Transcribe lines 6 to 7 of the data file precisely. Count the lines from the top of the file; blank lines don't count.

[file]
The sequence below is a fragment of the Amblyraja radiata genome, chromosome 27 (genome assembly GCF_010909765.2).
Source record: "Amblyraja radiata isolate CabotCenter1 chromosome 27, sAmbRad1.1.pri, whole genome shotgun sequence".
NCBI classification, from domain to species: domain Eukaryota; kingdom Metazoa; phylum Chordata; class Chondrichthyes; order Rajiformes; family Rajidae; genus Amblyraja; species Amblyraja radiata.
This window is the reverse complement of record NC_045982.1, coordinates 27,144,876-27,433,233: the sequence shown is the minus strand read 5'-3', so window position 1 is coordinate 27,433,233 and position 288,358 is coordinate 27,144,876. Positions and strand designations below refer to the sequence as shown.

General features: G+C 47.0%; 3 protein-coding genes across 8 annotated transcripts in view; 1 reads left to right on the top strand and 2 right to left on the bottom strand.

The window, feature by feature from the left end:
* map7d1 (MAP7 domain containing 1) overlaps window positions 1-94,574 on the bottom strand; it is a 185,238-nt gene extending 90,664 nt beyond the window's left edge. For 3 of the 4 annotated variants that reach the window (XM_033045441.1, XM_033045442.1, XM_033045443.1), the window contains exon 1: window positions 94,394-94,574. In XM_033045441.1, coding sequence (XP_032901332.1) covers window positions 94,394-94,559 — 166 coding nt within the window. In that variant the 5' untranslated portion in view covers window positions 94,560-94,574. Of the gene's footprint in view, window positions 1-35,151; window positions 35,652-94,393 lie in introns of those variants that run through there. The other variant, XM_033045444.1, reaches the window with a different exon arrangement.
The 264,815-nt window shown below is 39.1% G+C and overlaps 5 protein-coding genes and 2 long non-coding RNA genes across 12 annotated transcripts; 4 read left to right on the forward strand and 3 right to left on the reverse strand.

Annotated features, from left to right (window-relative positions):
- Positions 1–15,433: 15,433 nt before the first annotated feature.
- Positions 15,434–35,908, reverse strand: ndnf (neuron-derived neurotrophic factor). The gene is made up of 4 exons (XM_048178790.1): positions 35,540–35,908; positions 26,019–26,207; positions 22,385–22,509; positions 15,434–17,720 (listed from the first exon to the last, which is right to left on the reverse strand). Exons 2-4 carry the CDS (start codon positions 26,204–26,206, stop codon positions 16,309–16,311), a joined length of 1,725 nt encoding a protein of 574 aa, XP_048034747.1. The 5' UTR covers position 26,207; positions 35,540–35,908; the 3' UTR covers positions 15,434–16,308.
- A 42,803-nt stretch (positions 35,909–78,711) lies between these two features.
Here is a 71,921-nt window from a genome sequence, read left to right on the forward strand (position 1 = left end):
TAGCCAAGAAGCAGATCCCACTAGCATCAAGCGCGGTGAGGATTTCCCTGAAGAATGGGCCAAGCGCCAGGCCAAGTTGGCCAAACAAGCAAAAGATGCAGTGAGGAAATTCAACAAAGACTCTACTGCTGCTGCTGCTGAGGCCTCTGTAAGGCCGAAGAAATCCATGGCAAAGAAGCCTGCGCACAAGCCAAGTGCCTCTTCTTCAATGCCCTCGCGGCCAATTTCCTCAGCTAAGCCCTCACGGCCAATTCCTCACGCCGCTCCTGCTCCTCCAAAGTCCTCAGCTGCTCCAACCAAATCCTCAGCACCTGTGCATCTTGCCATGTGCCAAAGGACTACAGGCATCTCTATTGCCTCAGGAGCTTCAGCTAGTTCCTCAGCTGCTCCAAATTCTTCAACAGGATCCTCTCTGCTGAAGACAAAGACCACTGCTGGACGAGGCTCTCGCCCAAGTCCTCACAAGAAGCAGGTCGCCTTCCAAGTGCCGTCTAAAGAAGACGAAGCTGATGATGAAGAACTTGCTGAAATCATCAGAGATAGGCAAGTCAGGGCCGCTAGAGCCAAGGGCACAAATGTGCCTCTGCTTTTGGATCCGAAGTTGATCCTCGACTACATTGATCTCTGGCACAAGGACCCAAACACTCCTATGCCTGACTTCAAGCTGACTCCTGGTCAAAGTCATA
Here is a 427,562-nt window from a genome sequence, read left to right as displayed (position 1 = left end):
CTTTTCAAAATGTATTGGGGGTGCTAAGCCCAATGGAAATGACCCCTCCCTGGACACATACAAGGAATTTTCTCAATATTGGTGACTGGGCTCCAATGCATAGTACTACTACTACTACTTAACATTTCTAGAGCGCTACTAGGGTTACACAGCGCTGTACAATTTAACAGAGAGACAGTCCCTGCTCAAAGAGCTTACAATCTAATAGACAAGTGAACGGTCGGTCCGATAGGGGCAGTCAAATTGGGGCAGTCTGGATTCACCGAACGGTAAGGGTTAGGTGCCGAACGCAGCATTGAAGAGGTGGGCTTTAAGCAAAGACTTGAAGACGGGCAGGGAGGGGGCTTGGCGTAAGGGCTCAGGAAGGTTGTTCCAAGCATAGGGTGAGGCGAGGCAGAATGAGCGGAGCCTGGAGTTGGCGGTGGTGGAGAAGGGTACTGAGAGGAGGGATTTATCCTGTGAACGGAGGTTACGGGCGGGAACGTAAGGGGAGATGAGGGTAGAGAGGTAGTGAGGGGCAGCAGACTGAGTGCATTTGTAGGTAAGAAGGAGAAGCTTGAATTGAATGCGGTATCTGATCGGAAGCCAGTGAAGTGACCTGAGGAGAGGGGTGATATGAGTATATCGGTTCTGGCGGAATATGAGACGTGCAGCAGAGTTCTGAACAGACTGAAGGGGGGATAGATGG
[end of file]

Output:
The window, feature by feature from the left end:
* map7d1 (MAP7 domain containing 1) overlaps window positions 1-94,574 on the bottom strand; it is a 185,238-nt gene extending 90,664 nt beyond the window's left edge. For 3 of the 4 annotated variants that reach the window (XM_033045441.1, XM_033045442.1, XM_033045443.1), the window contains exon 1: window positions 94,394-94,574. In XM_033045441.1, coding sequence (XP_032901332.1) covers window positions 94,394-94,559 — 166 coding nt within the window. In that variant the 5' untranslated portion in view covers window positions 94,560-94,574. Of the gene's footprint in view, window positions 1-35,151; window positions 35,652-94,393 lie in introns of those variants that run through there. The other variant, XM_033045444.1, reaches the window with a different exon arrangement.